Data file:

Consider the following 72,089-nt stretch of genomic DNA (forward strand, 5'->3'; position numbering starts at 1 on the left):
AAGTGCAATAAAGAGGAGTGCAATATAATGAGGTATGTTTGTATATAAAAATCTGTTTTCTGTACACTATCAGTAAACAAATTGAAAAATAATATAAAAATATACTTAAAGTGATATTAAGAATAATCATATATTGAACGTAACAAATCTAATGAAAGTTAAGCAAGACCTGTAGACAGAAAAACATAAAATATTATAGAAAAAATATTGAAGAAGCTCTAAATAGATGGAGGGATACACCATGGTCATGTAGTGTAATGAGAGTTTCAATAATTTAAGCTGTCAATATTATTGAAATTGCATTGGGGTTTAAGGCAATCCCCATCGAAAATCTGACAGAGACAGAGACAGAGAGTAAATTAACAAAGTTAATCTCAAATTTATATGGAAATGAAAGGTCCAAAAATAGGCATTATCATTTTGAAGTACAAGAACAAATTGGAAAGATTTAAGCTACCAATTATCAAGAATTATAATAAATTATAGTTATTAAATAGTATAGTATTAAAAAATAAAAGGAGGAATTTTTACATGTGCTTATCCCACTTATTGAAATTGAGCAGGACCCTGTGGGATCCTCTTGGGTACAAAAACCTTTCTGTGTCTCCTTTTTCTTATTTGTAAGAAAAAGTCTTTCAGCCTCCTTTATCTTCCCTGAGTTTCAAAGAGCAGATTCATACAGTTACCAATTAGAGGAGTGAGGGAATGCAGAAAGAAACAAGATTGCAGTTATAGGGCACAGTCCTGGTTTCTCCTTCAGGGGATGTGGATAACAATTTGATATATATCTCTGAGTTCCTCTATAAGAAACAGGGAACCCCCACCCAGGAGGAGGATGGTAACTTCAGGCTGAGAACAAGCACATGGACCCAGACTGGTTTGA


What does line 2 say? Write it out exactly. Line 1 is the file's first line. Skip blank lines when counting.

AAGTGCAATAAAGAGGAGTGCAATATAATGAGGTATGTTTGTATATAAAAATCTGTTTTCTGTACACTATCAGTAAACAAATTGAAAAATAATATAAAAATATACTTAAAGTGATATTAAGAATAATCATATATTGAACGTAACAAATCTAATGAAAGTTAAGCAAGACCTGTAGACAGAAAAACATAAAATATTATAGAAAAAATATTGAAGAAGCTCTAAATAGATGGAGGGATACACCATGGTCATGTAGTGTAATGAGAGTTTCAATAATTTAAGCTGTCAATATTATTGAAATTGCATTGGGGTTTAAGGCAATCCCCATCGAAAATCTGACAGAGACAGAGACAGAGAGTAAATTAACAAAGTTAATCTCAAATTTATATGGAAATGAAAGGTCCAAAAATAGGCATTATCATTTTGAAGTACAAGAACAAATTGGAAAGATTTAAGCTACCAATTATCAAGAATTATAATAAATTATAGTTATTAAATAGTATAGTATTAAAAAATAAAAGGAGGAATTTTTACATGTGCTTATCCCACTTATTGAAATTGAGCAGGACCCTGTGGGATCCTCTTGGGTACAAAAACCTTTCTGTGTCTCCTTTTTCTTATTTGTAAGAAAAAGTCTTTCAGCCTCCTTTATCTTCCCTGAGTTTCAAAGAGCAGATTCATACAGTTACCAATTAGAGGAGTGAGGGAATGCAGAAAGAAACAAGATTGCAGTTATAGGGCACAGTCCTGGTTTCTCCTTCAGGGGATGTGGATAACAATTTGATATATATCTCTGAGTTCCTCTATAAGAAACAGGGAACCCCCACCCAGGAGGAGGATGGTAACTTCAGGCTGAGAACAAGCACATGGACCCAGACTGGTTTGA